On April 24, 2007, the roof of one of the tanks collapsed, killing Liu and Ge, seriously injuring two workers and leaving three others with minor injuries. Of the 13 workers inside the tank at the time of the collapse, 11 were from China.
The OHS report reveals that the SSEC employee who developed the revised procedure was not a qualified professional engineer. It also notes that the construction workers were "given only verbal instructions on the erection procedure." Investigators found that CNRL had not required SSEC to provide any written procedures.
It concludes the lack of professional oversight was a contributing factor in the accident. "The designer, who was not a professional engineer, determined that there was a minimal need for wind bracing," the report states. It found the bracing that was used did not meet the Alberta Building Code.
Collapse and confusion
Workers on the tank heard several loud bangs and pops, as the roof structure began to collapse. Liu, an electrician, was killed instantly by falling steel. Ge, a scaffolder, was also hit by the twisted shards of metal and died in an ambulance on the way to hospital in Fort McMurray.
Several other tanks were being built at the time, and Occupational Health and Safety officers ordered work on them to stop immediately. That decision may have saved more lives, as a second tank collapsed in a similar manner days later.
While the two reports answer some of the questions about why the tank collapsed, AFL president McGowan said many more remain, including how Alberta building standards were so easily bypassed.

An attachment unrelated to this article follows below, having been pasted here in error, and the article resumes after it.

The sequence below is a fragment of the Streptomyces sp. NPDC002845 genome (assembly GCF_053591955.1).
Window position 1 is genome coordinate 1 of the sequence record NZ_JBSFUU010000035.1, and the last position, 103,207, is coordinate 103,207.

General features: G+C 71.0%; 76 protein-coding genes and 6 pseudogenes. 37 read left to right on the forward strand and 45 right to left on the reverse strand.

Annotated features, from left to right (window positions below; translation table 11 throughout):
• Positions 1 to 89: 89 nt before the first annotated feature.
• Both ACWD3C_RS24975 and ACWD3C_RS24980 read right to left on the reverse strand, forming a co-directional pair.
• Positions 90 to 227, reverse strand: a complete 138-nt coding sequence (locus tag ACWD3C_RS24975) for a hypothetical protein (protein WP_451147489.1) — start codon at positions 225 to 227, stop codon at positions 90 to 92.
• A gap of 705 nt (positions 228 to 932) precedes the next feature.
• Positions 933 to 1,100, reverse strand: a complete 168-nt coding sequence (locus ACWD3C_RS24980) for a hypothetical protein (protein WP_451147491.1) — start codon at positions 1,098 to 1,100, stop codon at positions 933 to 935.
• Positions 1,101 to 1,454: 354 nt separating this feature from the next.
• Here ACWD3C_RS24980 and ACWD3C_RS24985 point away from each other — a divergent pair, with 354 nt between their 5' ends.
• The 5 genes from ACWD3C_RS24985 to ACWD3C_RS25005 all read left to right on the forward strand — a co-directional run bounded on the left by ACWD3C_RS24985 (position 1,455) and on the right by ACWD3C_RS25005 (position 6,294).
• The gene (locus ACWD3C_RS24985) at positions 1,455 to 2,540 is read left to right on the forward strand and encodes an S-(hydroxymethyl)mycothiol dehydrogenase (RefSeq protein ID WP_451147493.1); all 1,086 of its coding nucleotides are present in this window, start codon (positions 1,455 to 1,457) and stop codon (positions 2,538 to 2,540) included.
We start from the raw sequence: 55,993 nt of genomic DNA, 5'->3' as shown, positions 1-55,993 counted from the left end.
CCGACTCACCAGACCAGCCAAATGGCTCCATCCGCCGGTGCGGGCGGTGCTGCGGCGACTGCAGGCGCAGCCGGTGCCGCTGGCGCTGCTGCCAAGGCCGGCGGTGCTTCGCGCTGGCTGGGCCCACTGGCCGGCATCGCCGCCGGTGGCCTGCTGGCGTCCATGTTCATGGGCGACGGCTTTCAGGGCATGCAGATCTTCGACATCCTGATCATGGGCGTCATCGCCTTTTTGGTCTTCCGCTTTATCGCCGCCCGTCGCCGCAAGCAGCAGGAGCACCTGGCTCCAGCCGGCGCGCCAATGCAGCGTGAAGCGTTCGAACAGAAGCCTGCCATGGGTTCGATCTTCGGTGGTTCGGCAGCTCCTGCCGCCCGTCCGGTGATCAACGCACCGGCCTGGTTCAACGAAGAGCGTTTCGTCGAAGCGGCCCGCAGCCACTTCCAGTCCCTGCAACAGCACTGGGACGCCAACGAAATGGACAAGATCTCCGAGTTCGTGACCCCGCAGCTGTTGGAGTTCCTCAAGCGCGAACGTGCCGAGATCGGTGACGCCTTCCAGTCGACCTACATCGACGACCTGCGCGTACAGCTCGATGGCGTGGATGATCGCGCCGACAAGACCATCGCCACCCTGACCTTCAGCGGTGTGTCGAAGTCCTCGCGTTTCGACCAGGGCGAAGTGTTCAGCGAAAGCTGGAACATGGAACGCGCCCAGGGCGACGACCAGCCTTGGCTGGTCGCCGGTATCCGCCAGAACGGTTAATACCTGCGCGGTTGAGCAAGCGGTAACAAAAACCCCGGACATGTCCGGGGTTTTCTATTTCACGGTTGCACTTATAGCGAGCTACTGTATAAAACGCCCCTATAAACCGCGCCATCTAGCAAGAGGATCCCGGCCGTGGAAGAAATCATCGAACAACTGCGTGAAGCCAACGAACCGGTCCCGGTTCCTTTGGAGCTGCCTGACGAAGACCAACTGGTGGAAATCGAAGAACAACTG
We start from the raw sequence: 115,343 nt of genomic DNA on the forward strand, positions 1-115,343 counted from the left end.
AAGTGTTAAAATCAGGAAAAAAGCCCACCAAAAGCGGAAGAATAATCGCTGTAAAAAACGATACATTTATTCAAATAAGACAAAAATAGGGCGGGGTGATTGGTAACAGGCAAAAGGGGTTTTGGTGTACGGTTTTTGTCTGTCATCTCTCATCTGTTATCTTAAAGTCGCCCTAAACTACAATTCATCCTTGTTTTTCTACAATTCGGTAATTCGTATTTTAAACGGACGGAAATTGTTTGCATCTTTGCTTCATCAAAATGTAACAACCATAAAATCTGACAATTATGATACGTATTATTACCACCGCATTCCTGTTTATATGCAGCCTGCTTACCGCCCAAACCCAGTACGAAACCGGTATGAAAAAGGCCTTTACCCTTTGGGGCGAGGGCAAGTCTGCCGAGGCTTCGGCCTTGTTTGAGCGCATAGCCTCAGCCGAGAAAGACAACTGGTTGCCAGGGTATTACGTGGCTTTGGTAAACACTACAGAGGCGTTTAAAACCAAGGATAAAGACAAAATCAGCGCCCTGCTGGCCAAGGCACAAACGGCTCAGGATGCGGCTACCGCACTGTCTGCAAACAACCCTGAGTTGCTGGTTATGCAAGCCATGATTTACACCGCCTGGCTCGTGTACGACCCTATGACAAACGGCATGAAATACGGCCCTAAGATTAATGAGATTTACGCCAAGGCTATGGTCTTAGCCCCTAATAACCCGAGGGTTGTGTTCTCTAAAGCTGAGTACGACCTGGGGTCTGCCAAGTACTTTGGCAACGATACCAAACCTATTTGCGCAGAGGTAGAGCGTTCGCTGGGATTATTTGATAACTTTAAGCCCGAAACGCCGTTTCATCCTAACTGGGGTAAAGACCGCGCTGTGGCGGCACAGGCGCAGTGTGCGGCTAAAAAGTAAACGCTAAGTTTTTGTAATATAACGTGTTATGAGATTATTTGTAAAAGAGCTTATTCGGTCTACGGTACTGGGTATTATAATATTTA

"They basically took Chinese standards for construction and management on a very dangerous site and imposed them on a Canadian work site," said McGowan.
McGowan said he supports a full inquiry, but CNRL's lawyer blames the labour organization for failing to act when it had the opportunity. Two letters addressed to McGowan invited the AFL to participate in the January hearing. Lawyers for the Alberta government sent the first in September, and the second one day before the teleconference. They received no reply.
Myrol took the lack of response as tacit approval of quashing the inquiry. "I would submit sir, that the party that really pre-empted this entire public inquiry is the federation themselves," Myrol told Jacques, the judge. "They've been notified of this public fatality inquiry and have chosen not to participate in it."
McGowan said the first invitation arrived at AFL offices while he was on leave, running in the federal election. Because it was addressed to him personally, it was not opened, he said. When the second notification arrived, it was too late to make a case for the inquiry, McGowan said.
"As a result, big oil companies and foreign state-owned companies from China frankly were let off the hook. There was no accountability, there's no responsibility, and for this lawyer to be making these comments at this point just adds insult to injury."
CNRL declined to be interviewed or provide any of its background documents related to the application. "As this matter is before the courts, Canadian Natural will not be commenting for your story," a company spokesperson told CBC News.
No date has been set for the inquiry. Barnetson said that limiting it to questions around choice of ambulance makes the whole exercise futile. "The fatality inquiry as it's been truncated by CNRL's court application is pointless. But if it was a full fatality inquiry that looked into how similar worker deaths could be prevented in the future, that is very necessary."